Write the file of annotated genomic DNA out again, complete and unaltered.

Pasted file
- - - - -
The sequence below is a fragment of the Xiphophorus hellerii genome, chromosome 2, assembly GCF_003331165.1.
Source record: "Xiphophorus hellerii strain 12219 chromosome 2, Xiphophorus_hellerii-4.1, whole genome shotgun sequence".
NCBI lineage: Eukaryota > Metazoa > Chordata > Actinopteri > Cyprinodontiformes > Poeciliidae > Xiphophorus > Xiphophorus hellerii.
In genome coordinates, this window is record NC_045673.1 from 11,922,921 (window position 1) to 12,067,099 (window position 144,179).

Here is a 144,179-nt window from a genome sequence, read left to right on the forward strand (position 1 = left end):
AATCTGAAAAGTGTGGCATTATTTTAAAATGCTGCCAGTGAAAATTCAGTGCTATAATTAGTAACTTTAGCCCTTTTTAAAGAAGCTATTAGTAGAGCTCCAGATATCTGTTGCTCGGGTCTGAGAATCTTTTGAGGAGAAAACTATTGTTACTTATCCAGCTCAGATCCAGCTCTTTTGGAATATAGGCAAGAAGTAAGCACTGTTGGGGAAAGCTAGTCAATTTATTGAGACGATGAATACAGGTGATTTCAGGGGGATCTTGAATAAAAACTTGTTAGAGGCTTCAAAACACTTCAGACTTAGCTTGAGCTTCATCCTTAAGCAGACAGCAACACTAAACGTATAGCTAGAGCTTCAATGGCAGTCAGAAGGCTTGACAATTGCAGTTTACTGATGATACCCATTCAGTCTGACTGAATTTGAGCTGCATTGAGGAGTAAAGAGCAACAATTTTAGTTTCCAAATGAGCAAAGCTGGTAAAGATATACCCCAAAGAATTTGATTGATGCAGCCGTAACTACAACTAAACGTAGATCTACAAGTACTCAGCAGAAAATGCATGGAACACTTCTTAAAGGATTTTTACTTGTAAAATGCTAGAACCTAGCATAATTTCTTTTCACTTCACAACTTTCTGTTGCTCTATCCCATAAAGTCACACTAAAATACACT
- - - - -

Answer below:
The sequence below is a fragment of the Xiphophorus hellerii genome, chromosome 2, assembly GCF_003331165.1.
Source record: "Xiphophorus hellerii strain 12219 chromosome 2, Xiphophorus_hellerii-4.1, whole genome shotgun sequence".
NCBI lineage: Eukaryota > Metazoa > Chordata > Actinopteri > Cyprinodontiformes > Poeciliidae > Xiphophorus > Xiphophorus hellerii.
In genome coordinates, this window is record NC_045673.1 from 11,922,921 (window position 1) to 12,067,099 (window position 144,179).

Here is a 144,179-nt window from a genome sequence, read left to right on the forward strand (position 1 = left end):
AATCTGAAAAGTGTGGCATTATTTTAAAATGCTGCCAGTGAAAATTCAGTGCTATAATTAGTAACTTTAGCCCTTTTTAAAGAAGCTATTAGTAGAGCTCCAGATATCTGTTGCTCGGGTCTGAGAATCTTTTGAGGAGAAAACTATTGTTACTTATCCAGCTCAGATCCAGCTCTTTTGGAATATAGGCAAGAAGTAAGCACTGTTGGGGAAAGCTAGTCAATTTATTGAGACGATGAATACAGGTGATTTCAGGGGGATCTTGAATAAAAACTTGTTAGAGGCTTCAAAACACTTCAGACTTAGCTTGAGCTTCATCCTTAAGCAGACAGCAACACTAAACGTATAGCTAGAGCTTCAATGGCAGTCAGAAGGCTTGACAATTGCAGTTTACTGATGATACCCATTCAGTCTGACTGAATTTGAGCTGCATTGAGGAGTAAAGAGCAACAATTTTAGTTTCCAAATGAGCAAAGCTGGTAAAGATATACCCCAAAGAATTTGATTGATGCAGCCGTAACTACAACTAAACGTAGATCTACAAGTACTCAGCAGAAAATGCATGGAACACTTCTTAAAGGATTTTTACTTGTAAAATGCTAGAACCTAGCATAATTTCTTTTCACTTCACAACTTTCTGTTGCTCTATCCCATAAAGTCACACTAAAATACACT